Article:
Sunday, 14 September 2008

The Great Downlevelling to the Lowest Common Denominator

Another snippet from the same thread at VFR Michelle's physique, cont.

Lawrence Auster, having received criticism because he thematised Michelle Obama's appearance, wrote:
Of course, in our society, it is considered unworthy or silly--beneath the level of serious intellectual discussion--to draw attention to or criticize the physical qualities and dress of public people.
I replied:
That is an interesting point and does apply not just to public people. I think it ought to be seen in a broader context because it is part of the sickening "we are all one anyway so what does appearance mean" philosophy that has gone a long way already to undermine our sense of what is proper and decent. Dress used to be one of the most important social markers, its details firmly codified by law within the European corporate system. Not more than three generations ago, even though it had ceased to be a legal requirement, traditions were still strong enough that, for example, a member of the middle classes would frown on a working class woman who left the house without wearing an apron. Anything like that has gone to the dustbin of history, but instead of arriving at a--well--decent and proper solution, we have come together once again at the very lowest common denominator, which is to appear as sluttish and yobbofied as possible.

Female politicians are looking like personal assistants showing cleavage at any time of the day, nice girls are wearing tattoos and a ring through their nostrils. Would they, as they ought to, wear cashmere jerseys and pleated skirts, they'd come across more incongruous than a little green man from outer space, and when the upmarket hooker the French President married made an attempt to look ultra-respectable for meeting the Queen and ended up as the cartoon character of a coy schoolgirl, nobody laughed. Instead, the media, who wouldn't know style even if it hit them square in the face, went over the top to let us know how "she stole the show" from the octogenarian monarch. (Pictures here and here.)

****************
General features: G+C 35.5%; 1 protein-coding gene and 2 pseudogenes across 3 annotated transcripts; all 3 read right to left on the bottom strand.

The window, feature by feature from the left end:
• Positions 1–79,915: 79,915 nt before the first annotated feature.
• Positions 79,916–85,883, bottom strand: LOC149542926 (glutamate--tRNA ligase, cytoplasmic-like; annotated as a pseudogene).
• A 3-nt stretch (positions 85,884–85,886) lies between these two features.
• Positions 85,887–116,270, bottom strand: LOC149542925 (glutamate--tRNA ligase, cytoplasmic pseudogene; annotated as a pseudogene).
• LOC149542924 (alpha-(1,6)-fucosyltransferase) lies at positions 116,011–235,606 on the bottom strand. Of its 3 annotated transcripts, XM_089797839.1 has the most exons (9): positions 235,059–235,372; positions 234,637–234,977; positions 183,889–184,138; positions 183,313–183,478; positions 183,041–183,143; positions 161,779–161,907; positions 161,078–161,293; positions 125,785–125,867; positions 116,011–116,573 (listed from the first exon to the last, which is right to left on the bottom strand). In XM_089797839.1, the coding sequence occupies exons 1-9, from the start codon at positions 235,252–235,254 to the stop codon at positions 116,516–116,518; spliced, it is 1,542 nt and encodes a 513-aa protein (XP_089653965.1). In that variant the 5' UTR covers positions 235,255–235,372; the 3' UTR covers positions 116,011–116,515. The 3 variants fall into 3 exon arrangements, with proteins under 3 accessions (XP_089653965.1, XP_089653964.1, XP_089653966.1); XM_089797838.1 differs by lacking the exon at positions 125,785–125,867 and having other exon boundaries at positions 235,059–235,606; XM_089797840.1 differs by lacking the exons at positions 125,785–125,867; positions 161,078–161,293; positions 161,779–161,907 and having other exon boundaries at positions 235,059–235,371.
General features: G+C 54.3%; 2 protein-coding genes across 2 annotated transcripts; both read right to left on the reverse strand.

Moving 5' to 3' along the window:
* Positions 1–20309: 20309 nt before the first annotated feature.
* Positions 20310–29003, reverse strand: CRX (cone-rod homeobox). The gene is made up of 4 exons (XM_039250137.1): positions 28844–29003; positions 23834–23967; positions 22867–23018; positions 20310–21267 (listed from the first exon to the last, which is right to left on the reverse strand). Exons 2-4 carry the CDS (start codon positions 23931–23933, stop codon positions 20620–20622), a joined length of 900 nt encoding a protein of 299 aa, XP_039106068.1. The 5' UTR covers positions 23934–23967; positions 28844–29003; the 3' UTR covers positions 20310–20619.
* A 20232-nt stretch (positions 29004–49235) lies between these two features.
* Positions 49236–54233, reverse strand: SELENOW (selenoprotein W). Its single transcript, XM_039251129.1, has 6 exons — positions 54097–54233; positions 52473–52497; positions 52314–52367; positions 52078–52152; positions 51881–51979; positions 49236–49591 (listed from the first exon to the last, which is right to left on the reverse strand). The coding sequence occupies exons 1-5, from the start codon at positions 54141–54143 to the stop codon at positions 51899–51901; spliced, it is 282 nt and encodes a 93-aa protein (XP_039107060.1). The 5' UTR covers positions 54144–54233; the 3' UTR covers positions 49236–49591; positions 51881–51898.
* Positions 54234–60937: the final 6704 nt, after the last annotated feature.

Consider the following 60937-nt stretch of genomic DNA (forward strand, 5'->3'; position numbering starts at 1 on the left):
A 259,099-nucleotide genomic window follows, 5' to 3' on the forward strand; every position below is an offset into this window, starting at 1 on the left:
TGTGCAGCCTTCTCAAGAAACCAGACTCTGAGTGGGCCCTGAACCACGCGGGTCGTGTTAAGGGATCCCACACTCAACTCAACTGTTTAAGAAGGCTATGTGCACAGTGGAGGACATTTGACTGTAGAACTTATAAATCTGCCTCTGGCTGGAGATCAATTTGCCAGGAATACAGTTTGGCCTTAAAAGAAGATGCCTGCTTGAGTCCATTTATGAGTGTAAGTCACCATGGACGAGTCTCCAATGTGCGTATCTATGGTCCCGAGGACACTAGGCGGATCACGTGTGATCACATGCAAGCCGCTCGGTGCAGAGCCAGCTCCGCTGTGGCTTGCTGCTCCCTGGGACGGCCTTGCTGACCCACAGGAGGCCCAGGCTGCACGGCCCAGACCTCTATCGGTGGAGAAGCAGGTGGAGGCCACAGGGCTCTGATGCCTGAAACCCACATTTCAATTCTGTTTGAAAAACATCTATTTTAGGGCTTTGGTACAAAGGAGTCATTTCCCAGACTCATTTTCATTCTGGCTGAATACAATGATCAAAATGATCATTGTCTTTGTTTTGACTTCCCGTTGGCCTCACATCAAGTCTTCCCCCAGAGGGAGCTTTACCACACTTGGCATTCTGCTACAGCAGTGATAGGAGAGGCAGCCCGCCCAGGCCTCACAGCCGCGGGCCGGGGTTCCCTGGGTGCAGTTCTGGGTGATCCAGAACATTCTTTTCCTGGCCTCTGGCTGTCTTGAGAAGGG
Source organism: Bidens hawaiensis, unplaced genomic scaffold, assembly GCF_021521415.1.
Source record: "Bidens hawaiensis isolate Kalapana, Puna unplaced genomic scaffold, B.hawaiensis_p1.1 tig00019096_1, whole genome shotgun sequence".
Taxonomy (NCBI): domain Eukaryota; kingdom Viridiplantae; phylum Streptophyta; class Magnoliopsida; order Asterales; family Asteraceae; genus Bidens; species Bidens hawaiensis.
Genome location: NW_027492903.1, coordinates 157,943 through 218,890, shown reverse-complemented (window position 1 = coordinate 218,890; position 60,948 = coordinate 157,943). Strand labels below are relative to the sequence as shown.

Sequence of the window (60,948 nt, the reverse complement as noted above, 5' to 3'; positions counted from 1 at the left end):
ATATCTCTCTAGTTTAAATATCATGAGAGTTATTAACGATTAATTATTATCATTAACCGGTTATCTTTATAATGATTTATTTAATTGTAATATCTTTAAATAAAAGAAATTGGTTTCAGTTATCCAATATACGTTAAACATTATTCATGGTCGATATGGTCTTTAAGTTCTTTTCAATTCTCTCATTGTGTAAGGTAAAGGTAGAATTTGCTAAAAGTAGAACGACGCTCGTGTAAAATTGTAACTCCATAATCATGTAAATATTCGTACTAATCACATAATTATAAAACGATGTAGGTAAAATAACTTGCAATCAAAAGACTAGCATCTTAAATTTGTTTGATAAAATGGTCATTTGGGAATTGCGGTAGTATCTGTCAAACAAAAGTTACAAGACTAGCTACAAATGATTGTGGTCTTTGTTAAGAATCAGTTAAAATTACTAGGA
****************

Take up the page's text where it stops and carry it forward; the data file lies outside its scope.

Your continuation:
A society that has forgotten what "embarrassment" is, is doomed.

As Jacqueline Kennedy was mentioned in the course of the discussion, this blog entry may explain further what I mean.
It will never cease to amaze me how people can consider the discussion of appearance and deportment, of which dress is not an unimportant part, irrelevant, even shallow. Appearance and deportment is, first and foremost, an expression of how we see ourselves and wish to be seen by others, a statement of respect for those with whom we socialize and a manifestation of dignity. Those who find this irrelevant clearly state where they stand.